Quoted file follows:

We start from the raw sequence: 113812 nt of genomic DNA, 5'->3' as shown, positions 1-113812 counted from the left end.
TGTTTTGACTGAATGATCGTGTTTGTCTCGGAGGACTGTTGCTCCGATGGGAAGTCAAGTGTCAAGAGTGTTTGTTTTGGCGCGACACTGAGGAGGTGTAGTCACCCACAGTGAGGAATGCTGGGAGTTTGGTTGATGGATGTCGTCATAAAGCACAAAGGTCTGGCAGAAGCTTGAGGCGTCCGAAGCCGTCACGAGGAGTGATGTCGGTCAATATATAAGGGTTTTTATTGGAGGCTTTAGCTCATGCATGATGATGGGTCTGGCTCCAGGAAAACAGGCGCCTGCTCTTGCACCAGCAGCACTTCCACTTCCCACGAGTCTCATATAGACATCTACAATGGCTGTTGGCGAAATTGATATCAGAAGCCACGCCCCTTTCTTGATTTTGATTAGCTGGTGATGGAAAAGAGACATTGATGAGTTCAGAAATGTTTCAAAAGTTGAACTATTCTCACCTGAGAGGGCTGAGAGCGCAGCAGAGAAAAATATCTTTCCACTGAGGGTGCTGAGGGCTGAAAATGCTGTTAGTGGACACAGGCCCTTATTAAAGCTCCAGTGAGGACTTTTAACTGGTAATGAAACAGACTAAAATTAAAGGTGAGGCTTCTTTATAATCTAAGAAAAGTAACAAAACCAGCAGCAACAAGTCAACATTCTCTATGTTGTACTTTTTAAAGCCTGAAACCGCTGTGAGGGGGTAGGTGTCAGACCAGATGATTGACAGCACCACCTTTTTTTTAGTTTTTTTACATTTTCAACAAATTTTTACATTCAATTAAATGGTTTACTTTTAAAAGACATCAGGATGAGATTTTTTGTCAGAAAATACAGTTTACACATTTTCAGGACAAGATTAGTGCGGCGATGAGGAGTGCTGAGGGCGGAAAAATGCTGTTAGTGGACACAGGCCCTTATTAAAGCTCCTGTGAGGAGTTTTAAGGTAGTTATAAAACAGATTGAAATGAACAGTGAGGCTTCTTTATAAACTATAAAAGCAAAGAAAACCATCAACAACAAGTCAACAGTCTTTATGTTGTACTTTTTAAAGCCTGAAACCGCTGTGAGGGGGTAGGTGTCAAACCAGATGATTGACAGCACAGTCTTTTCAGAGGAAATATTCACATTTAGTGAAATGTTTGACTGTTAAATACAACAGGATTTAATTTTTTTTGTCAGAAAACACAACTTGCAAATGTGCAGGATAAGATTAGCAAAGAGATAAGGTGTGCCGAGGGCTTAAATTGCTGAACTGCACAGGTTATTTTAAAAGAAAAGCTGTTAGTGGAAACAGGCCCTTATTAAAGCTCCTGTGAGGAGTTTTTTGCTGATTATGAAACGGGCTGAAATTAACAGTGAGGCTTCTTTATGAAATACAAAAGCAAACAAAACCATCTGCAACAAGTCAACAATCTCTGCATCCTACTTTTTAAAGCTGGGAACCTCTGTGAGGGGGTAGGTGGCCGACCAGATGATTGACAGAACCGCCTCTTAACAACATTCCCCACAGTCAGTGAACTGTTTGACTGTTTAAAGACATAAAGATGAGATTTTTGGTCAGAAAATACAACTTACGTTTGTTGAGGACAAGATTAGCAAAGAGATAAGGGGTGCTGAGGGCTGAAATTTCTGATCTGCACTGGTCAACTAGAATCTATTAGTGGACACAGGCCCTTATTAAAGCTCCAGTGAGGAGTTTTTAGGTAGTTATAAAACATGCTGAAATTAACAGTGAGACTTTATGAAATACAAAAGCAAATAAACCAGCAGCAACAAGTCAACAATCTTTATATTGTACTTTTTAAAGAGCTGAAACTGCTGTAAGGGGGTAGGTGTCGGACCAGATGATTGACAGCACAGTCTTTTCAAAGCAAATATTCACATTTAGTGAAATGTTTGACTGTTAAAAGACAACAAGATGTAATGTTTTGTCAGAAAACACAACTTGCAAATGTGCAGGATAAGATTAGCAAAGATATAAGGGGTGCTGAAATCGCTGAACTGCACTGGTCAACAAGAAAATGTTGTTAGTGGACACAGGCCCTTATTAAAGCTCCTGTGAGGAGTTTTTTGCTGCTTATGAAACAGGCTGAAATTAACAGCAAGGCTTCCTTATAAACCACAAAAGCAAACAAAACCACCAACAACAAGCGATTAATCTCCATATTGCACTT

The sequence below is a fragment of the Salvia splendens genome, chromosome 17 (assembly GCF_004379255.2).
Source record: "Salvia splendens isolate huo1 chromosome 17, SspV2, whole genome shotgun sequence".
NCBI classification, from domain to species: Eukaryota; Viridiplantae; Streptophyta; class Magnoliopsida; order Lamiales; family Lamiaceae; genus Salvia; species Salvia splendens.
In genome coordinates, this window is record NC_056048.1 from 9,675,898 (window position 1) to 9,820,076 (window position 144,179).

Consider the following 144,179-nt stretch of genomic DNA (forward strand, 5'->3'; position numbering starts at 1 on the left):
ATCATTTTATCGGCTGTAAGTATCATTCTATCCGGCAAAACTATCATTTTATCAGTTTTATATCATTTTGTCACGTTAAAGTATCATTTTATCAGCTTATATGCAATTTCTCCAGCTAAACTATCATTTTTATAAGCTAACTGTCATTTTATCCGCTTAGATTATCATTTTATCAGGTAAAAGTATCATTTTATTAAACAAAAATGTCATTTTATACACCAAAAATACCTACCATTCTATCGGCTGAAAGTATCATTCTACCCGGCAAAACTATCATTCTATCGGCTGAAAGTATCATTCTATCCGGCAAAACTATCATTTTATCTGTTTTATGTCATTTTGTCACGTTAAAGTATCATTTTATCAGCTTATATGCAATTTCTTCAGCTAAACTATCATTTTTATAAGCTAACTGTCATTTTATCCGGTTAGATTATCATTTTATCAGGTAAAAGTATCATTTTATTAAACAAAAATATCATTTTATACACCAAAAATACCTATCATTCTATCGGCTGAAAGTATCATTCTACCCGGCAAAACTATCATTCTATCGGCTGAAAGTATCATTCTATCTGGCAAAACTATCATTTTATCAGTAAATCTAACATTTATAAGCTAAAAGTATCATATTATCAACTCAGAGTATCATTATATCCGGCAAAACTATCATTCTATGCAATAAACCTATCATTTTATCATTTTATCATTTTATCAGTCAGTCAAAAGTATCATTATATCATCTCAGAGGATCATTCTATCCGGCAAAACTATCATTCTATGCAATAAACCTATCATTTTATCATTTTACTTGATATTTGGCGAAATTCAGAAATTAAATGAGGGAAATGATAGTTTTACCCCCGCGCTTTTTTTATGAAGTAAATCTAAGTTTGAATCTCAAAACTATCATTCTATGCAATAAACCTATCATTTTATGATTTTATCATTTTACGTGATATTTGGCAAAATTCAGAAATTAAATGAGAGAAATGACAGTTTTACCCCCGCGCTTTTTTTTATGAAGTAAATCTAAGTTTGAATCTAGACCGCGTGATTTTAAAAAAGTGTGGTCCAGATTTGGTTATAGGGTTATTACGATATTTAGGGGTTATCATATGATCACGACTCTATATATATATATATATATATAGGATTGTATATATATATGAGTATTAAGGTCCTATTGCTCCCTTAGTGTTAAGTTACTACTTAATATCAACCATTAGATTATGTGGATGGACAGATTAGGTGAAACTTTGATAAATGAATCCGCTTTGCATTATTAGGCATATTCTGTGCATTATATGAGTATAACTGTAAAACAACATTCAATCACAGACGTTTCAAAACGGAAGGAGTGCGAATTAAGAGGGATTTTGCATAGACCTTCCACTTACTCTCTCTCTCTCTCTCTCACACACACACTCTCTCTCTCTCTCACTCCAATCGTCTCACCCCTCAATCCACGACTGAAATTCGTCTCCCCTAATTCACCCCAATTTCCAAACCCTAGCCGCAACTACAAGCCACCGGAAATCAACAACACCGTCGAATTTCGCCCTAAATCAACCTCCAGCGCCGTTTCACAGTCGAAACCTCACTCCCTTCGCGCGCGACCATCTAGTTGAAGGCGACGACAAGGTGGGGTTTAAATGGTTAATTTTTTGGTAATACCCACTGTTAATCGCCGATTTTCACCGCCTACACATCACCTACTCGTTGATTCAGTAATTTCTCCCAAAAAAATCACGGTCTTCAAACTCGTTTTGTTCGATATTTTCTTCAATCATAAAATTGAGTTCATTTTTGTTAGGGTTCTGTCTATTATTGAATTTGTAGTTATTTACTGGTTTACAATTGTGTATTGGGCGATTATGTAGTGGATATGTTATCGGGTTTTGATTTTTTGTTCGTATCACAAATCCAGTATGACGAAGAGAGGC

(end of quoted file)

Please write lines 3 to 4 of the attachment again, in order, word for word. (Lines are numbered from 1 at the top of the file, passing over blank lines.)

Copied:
The sequence below is a fragment of the Salvia splendens genome, chromosome 17 (assembly GCF_004379255.2).
Source record: "Salvia splendens isolate huo1 chromosome 17, SspV2, whole genome shotgun sequence".